Every week Techvibes republishes an article from Business in Vancouver. This article was originally published in issue #1071 – May 4 – 10, 2010.
Virtual reality, augmented reality and alternate reality are variations on a broader theme that’s becoming, well, a reality: the seamless blending of the physical environment with the digital, Internet and entertainment worlds.
Some B.C. companies and researchers are among the first to commercialize or to attempt to commercialize applications and devices that facilitate a new level of intimacy between the real and those other worlds.
They’re modest steps within a largely unexplored technology, but the results from companies like Canpages Inc. and Zeros 2 Heroes Media provide a glimpse into a future in which consumers can’t decipher the physical environment from those created by Hollywood producers.
In March, Burnaby’s Canpages added a layer of augmented reality to its Canada Eye app for the iPhone by using the phone’s GPS, compass and camera.
As users view their surroundings on the iPhone screen, pop-up windows provide information about directions and distance of locations and landmarks near them.
The app is essentially a version of Canpages’ phone directory superimposed onto real-time video.
It has been among the most popular apps in the productivity category in Canada on Apple Inc.’s App Store, and, according to Olivier Vincent, Canpages’ president and CEO, the company is working quickly to deliver the next-generation version.
Canpages isn’t directly monetizing augmented reality, but its app is another way for the company to engage with the consumer and, in turn, generate new ad revenue.
“Everything we can put out in terms of apps or services – that increases our global audience,” said Vincent.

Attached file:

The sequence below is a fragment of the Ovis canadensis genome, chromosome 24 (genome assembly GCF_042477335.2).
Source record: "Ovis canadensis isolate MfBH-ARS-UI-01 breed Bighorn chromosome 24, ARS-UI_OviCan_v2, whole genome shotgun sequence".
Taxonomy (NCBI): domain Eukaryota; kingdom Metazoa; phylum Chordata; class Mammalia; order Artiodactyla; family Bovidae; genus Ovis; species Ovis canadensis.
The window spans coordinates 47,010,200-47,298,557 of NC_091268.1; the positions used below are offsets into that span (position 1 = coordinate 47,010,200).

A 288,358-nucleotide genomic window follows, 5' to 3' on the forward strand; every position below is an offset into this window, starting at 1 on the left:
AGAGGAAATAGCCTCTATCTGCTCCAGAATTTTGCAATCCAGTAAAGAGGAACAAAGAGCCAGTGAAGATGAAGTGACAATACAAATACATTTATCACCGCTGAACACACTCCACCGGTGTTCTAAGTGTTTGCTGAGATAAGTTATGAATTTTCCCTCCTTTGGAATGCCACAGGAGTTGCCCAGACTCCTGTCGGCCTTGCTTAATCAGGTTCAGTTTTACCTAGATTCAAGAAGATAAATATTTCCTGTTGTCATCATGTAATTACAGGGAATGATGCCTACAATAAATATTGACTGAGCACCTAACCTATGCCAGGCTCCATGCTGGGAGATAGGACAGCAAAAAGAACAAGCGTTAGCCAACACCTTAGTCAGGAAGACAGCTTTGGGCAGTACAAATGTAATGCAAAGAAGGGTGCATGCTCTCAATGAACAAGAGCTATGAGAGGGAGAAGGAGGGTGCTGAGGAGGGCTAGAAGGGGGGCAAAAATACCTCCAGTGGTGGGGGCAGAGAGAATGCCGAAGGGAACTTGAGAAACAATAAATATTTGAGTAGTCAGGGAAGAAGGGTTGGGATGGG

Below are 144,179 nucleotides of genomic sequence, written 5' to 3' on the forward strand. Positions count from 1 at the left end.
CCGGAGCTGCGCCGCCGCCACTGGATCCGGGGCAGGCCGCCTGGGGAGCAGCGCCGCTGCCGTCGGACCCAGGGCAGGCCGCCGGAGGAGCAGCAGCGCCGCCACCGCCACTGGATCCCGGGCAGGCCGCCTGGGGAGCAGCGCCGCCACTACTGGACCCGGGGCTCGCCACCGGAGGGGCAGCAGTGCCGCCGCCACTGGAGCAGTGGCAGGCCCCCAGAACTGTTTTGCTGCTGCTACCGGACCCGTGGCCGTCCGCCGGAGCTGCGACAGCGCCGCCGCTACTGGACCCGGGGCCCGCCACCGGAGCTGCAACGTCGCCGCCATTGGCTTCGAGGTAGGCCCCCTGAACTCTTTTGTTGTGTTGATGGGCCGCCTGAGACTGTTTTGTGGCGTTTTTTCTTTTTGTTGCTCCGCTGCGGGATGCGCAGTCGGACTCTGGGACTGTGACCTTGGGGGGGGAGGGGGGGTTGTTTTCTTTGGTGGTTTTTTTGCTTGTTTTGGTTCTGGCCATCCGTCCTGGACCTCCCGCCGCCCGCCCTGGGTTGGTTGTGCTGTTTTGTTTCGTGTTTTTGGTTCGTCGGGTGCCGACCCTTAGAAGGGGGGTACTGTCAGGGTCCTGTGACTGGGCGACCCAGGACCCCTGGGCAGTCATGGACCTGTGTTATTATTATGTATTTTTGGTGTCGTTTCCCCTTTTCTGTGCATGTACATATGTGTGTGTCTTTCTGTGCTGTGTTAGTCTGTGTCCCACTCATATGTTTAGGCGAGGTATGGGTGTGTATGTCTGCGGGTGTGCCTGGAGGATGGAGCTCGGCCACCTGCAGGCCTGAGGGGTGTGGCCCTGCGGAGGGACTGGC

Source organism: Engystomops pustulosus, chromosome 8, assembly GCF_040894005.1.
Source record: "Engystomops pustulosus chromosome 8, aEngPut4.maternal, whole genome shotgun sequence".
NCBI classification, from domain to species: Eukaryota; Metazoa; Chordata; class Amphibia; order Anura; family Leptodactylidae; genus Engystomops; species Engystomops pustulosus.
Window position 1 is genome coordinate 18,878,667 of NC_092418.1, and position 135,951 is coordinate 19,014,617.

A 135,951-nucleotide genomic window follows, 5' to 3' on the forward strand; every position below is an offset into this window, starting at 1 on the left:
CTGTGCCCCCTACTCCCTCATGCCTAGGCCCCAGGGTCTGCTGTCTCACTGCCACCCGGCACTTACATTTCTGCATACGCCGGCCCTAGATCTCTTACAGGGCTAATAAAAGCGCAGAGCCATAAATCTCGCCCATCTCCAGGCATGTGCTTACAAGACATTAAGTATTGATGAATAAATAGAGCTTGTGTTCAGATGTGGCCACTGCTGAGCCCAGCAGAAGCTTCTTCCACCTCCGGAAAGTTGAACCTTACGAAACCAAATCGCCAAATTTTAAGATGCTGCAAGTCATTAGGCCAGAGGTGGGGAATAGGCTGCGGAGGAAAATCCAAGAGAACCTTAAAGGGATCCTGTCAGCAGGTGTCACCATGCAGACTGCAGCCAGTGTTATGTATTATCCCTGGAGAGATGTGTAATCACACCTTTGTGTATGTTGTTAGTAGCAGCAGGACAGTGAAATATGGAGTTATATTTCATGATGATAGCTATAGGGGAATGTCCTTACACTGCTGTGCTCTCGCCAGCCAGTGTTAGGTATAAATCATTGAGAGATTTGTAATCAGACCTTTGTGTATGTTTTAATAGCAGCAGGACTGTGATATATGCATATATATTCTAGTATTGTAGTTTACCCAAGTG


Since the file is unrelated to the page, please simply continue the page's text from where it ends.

Researchers at the University of British Columbia’s Human Communication Technologies Lab believe that a virtual-reality “Cubee” display cube they’re developing will have applications for research and video games.
Cubee has LED screens on each side and uses perspective and motion parallax – which is a depth cue that results from motions like shaking – to give viewers the perception that they could reach into the cube to retrieve real objects.
With a little refining, Cubee, which is still a prototype, could be a virtual stand-in for a fish tank.
Vancouver’s Zeros 2 Heroes Media (Z2H) is adding an augmented reality component to an alternate reality game it is creating for the Aboriginal Peoples Television Network (APTN).
Whereas augmented and virtual reality blurs the lines between the digital and physical environments, alternate reality blurs the lines between entertainment and real life.
“[Alternate reality] is [about] creating an online experience where people aren’t sure at first whether it’s truth or fiction,” said Matt Toner, president of Z2H. “Then as they explore it further, they realize it’s this extended game experience, and then they play along.”
The goal of APTN’s game is to create a following for a new motion comic TV series before the series is launched. Toner described the series as a modern take on the traditional story of aboriginal culture and mythology.
In one scenario, consumers would trigger the next clue in the game by completing assigned tasks or finding destinations.
Toner noted that, by using popular and public domain imagery – such as Leonardo Da Vinci’s painting of man – that’s found in public spaces and textbooks around the world, alternate-reality game developers can target a global audience.
“Augmented reality was kind of a little plaything with academics for a while, but it has really picked up recently in the entertainment space,” said Toner, noting that the recent District 9 and Star Trek movies included augmented reality components in their marketing.
UBC grad Stephen Cawood co-wrote Augmented Reality: A Practical Guide in 2008 to introduce the idea to programmers and hobbyists.
He noted that accounting for variables like a viewer’s perspective, multiple-sided objects and location – and ensuring that they all work together – takes a fair bit of programming savvy.
But open-source software such as Goblin XNA is appearing online and giving programmers a starting point on which to build virtual and augmented reality worlds.
He envisions a future in which consumers receive a constant flow of information about their surroundings through a small screen on a pair of eyeglasses.
“People will start to use these applications more and more, and they’ll become mainstream,” said Cawood, who works for a software developer in Halifax.
“They won’t know the underlying technology is augmented reality. They’ll just accept that this is the way it works.”
Or as Toner noted: “There could be a lot of cool applications for it, or it could be used to sell Burger King products.”